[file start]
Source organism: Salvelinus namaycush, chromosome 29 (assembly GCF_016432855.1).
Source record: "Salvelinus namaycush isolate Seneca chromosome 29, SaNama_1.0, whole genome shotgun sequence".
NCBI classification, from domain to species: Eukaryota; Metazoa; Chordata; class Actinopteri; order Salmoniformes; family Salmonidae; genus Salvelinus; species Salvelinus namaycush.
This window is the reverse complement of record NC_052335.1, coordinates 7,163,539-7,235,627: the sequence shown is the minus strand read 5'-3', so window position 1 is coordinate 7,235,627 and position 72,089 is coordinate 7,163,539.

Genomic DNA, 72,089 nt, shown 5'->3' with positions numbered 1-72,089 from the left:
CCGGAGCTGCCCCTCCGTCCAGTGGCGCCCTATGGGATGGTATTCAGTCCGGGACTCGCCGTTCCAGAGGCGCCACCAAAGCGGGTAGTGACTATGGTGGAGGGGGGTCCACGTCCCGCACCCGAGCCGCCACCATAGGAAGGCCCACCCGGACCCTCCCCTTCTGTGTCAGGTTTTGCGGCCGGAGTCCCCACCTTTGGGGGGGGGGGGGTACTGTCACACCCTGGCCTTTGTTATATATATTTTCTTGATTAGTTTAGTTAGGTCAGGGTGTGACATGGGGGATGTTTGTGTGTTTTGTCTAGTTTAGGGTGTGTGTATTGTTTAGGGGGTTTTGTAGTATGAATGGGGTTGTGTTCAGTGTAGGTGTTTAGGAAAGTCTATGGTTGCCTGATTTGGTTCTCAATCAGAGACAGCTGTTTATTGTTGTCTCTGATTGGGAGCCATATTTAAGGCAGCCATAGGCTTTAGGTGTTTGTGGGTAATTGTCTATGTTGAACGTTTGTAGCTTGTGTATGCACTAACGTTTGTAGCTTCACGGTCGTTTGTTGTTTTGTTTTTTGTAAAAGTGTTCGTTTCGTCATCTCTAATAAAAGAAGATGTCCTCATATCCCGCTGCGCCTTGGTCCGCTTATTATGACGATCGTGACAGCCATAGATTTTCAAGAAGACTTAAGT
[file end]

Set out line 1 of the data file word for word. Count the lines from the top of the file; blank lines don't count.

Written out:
Source organism: Salvelinus namaycush, chromosome 29 (assembly GCF_016432855.1).